When she was first faced with a microwave oven in 1980, New Idea food director Barbara Northwood was “terrified of it”, she tells The New Daily.
“We all thought our ovens were going out the door and we would have to master this new thing.”
Then working at the Australian Women’s Weekly, Ms Northwood – who has also overseen the food pages at Woman’s Day, making her the queen of magazine cookery for nearly 40 years – was sent with her team to a home economist in Sydney to learn how to use a microwave.
“Literally we all stood around her one microwave and thought, ‘How amazing, isn’t this clever’.”
Now celebrating its 50th birthday, the first microwave was sold in 1967 by the Amana Corporation. The first home-use appliances, called Radaranges, were expensive, selling for $US495 ($A620, or about $A4474 accounting for inflation).
By 2013, 96 per cent of households had a microwave, according to a Canstar Blue survey of 2500 people.
In 1977, when microwaves were first being sold in the Australian domestic market, Virginia Hill was hired by Sharp as a demonstrator. She self-published the first microwave cookery book in the country in 1983 and has since written more than a dozen more.
“They are totally underused,” says Ms Hill, who ran her own microwave cookery school for 20 years.
“What I’ve heard for 40 years is, ‘They don’t brown’. It’s hard for Australians, who always like things burnt to a crisp.”
Ms Hill uses her microwave daily for cooking, not just reheating: “It makes a beautiful clafoutis in eight minutes, and I’ve just made a ratatouille.”
She acknowledges she’s had “many, many” failures, and Ms Northwood too recalls there were teething problems.
“Every microwave is different – all different wattages, some are 600, some are 900 – so we had to write 400 different versions of the same recipe. If you didn’t, things were burning in a minute and it was a disaster.”
A particular magazine recipe for microwave toffee led to an actual meltdown.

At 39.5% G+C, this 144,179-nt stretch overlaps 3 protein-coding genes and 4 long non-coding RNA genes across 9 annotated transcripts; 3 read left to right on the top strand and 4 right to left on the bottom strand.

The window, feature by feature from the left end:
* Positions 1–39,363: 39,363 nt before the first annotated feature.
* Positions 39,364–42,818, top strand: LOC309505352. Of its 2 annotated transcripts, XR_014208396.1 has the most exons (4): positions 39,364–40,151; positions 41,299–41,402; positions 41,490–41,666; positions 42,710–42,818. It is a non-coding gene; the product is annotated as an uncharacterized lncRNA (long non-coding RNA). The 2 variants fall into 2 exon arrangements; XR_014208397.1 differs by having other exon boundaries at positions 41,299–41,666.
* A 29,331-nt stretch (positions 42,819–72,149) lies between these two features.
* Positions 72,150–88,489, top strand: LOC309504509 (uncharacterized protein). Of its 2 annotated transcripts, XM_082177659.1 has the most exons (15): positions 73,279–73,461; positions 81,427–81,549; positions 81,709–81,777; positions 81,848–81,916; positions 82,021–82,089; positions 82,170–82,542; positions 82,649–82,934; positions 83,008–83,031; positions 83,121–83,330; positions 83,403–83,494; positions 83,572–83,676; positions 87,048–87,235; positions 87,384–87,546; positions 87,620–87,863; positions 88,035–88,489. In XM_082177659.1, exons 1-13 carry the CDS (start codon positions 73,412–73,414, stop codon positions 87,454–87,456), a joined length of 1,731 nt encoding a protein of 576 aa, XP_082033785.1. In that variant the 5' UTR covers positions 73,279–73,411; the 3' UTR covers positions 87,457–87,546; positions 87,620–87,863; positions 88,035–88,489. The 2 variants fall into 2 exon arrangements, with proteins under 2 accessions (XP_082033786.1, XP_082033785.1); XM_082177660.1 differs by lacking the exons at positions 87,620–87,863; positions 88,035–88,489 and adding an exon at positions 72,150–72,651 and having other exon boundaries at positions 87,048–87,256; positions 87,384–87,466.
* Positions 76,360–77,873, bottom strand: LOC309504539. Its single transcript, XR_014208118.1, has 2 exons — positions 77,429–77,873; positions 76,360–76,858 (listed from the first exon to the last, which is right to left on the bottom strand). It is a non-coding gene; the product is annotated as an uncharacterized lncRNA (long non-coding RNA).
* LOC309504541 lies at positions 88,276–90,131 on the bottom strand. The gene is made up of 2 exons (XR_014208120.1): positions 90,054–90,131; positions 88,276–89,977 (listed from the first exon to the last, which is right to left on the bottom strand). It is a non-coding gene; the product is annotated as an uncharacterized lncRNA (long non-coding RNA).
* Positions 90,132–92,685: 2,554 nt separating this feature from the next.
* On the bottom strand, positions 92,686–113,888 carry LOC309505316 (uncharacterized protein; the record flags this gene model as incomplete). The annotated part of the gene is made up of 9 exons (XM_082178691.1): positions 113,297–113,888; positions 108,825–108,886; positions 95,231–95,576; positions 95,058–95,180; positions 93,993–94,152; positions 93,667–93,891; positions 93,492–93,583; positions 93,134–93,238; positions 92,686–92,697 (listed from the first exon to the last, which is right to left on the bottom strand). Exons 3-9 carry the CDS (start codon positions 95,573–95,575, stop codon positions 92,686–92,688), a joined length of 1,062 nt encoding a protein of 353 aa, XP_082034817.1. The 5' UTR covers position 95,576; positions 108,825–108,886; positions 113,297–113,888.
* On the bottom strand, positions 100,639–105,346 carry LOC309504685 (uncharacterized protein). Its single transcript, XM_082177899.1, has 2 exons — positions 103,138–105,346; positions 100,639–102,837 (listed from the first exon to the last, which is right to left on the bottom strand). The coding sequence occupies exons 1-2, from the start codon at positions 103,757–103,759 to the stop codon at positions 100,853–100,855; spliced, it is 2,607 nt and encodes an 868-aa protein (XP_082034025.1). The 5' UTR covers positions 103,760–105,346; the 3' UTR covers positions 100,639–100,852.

“One person who made it ended up with her microwave on fire because the cooking time and wattages were wrong for hers,” says Ms Northwood.
“We tried to do chickens, the legs would dry out, and there was nothing to tell us how to do it – no internet, no instructions.
“There was just this terrible feeling of desperation, trying not to kill people with recipes that ended in half-raw food. That was my biggest fear in life.”
A happy accident
The microwave came about when an engineer working for defence contractor Raytheon in the 1940s noticed that a chocolate bar in his front pocket started to melt when he was using a magnetron, a device that generates the radio waves at the heart of radar technology.
Timothy Jorgensen, an associate professor of radiation medicine at Georgetown University, told US media organisation NPR the engineer then pointed the magnetron at a raw egg, and it exploded.
“Then he got some popcorn kernels and the popcorn kernels started to pop. So you can see where this is going.”
The first microwaves were so expensive and huge they didn’t sell up a storm, plus the lack of colour in the dishes put people off so much that Assoc Prof Jorgensen told NPR “there were spray-on things that you would spray on meats and things to make it brown”.
Best microwave recipe
Ms Hill says the microwave is perfect for cooking plum puddings in 10 minutes, including two for zapping your fruit sprinkled with booze, but her No.1 recipe is for “three-stir, one dish” risotto.
“Coat the very best arborio rice with your onion and oil. Add warm stock and stir, and cook, covered, for 10 minutes. Stir it again, and cook for another 10 minutes. Then add in your prawns or peas or whatever you like, and re-cover for five minutes. Add the best parmesan and serve with a salad.”
Ms Northwood mostly uses her microwave for vegetables, but her best-ever tip for the appliance is a model of simplicity.
“I do my ice cream in it,” she says.
“You warm the whole tub for 10 seconds on high, and it scoops beautifully. Then you just whack the tub back in the freezer.”
– with Rachel Eddie